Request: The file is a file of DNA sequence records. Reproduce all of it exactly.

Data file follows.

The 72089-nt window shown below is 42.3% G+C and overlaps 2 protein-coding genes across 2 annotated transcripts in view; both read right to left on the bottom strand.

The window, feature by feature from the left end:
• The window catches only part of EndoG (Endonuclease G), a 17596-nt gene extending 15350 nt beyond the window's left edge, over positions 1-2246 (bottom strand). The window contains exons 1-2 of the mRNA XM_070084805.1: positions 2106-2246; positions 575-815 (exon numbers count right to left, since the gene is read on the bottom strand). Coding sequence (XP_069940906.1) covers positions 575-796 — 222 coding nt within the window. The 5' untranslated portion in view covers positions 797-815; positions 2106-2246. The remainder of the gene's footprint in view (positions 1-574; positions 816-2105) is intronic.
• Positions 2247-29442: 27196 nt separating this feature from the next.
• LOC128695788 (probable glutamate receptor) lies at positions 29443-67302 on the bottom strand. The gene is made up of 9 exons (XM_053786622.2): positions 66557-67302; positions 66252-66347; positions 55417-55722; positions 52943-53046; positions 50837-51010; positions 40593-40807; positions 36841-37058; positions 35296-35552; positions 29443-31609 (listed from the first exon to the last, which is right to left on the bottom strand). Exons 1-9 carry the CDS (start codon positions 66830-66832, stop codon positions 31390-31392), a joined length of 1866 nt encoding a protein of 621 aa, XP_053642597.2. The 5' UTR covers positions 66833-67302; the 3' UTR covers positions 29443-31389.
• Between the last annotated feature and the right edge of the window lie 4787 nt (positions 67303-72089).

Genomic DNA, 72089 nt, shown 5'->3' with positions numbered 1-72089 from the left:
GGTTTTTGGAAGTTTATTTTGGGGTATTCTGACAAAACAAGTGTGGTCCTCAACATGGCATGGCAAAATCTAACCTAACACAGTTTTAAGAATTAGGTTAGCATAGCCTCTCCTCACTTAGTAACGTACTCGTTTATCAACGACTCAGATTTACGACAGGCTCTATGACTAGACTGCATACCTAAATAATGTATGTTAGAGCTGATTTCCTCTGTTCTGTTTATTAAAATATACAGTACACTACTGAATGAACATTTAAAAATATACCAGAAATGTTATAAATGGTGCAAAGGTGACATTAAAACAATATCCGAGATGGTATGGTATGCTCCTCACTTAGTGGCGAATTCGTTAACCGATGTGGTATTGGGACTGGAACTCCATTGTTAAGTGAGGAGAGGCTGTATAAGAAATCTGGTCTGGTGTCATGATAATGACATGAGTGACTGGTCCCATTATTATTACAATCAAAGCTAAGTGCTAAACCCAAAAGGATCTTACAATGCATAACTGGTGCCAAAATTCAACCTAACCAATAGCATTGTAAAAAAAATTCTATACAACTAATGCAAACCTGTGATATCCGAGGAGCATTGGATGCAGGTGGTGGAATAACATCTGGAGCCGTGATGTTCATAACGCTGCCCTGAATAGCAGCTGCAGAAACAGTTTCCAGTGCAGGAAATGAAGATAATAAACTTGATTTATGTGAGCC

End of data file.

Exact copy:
The 72089-nt window shown below is 42.3% G+C and overlaps 2 protein-coding genes across 2 annotated transcripts in view; both read right to left on the bottom strand.

The window, feature by feature from the left end:
• The window catches only part of EndoG (Endonuclease G), a 17596-nt gene extending 15350 nt beyond the window's left edge, over positions 1-2246 (bottom strand). The window contains exons 1-2 of the mRNA XM_070084805.1: positions 2106-2246; positions 575-815 (exon numbers count right to left, since the gene is read on the bottom strand). Coding sequence (XP_069940906.1) covers positions 575-796 — 222 coding nt within the window. The 5' untranslated portion in view covers positions 797-815; positions 2106-2246. The remainder of the gene's footprint in view (positions 1-574; positions 816-2105) is intronic.
• Positions 2247-29442: 27196 nt separating this feature from the next.
• LOC128695788 (probable glutamate receptor) lies at positions 29443-67302 on the bottom strand. The gene is made up of 9 exons (XM_053786622.2): positions 66557-67302; positions 66252-66347; positions 55417-55722; positions 52943-53046; positions 50837-51010; positions 40593-40807; positions 36841-37058; positions 35296-35552; positions 29443-31609 (listed from the first exon to the last, which is right to left on the bottom strand). Exons 1-9 carry the CDS (start codon positions 66830-66832, stop codon positions 31390-31392), a joined length of 1866 nt encoding a protein of 621 aa, XP_053642597.2. The 5' UTR covers positions 66833-67302; the 3' UTR covers positions 29443-31389.
• Between the last annotated feature and the right edge of the window lie 4787 nt (positions 67303-72089).

Genomic DNA, 72089 nt, shown 5'->3' with positions numbered 1-72089 from the left:
GGTTTTTGGAAGTTTATTTTGGGGTATTCTGACAAAACAAGTGTGGTCCTCAACATGGCATGGCAAAATCTAACCTAACACAGTTTTAAGAATTAGGTTAGCATAGCCTCTCCTCACTTAGTAACGTACTCGTTTATCAACGACTCAGATTTACGACAGGCTCTATGACTAGACTGCATACCTAAATAATGTATGTTAGAGCTGATTTCCTCTGTTCTGTTTATTAAAATATACAGTACACTACTGAATGAACATTTAAAAATATACCAGAAATGTTATAAATGGTGCAAAGGTGACATTAAAACAATATCCGAGATGGTATGGTATGCTCCTCACTTAGTGGCGAATTCGTTAACCGATGTGGTATTGGGACTGGAACTCCATTGTTAAGTGAGGAGAGGCTGTATAAGAAATCTGGTCTGGTGTCATGATAATGACATGAGTGACTGGTCCCATTATTATTACAATCAAAGCTAAGTGCTAAACCCAAAAGGATCTTACAATGCATAACTGGTGCCAAAATTCAACCTAACCAATAGCATTGTAAAAAAAATTCTATACAACTAATGCAAACCTGTGATATCCGAGGAGCATTGGATGCAGGTGGTGGAATAACATCTGGAGCCGTGATGTTCATAACGCTGCCCTGAATAGCAGCTGCAGAAACAGTTTCCAGTGCAGGAAATGAAGATAATAAACTTGATTTATGTGAGCC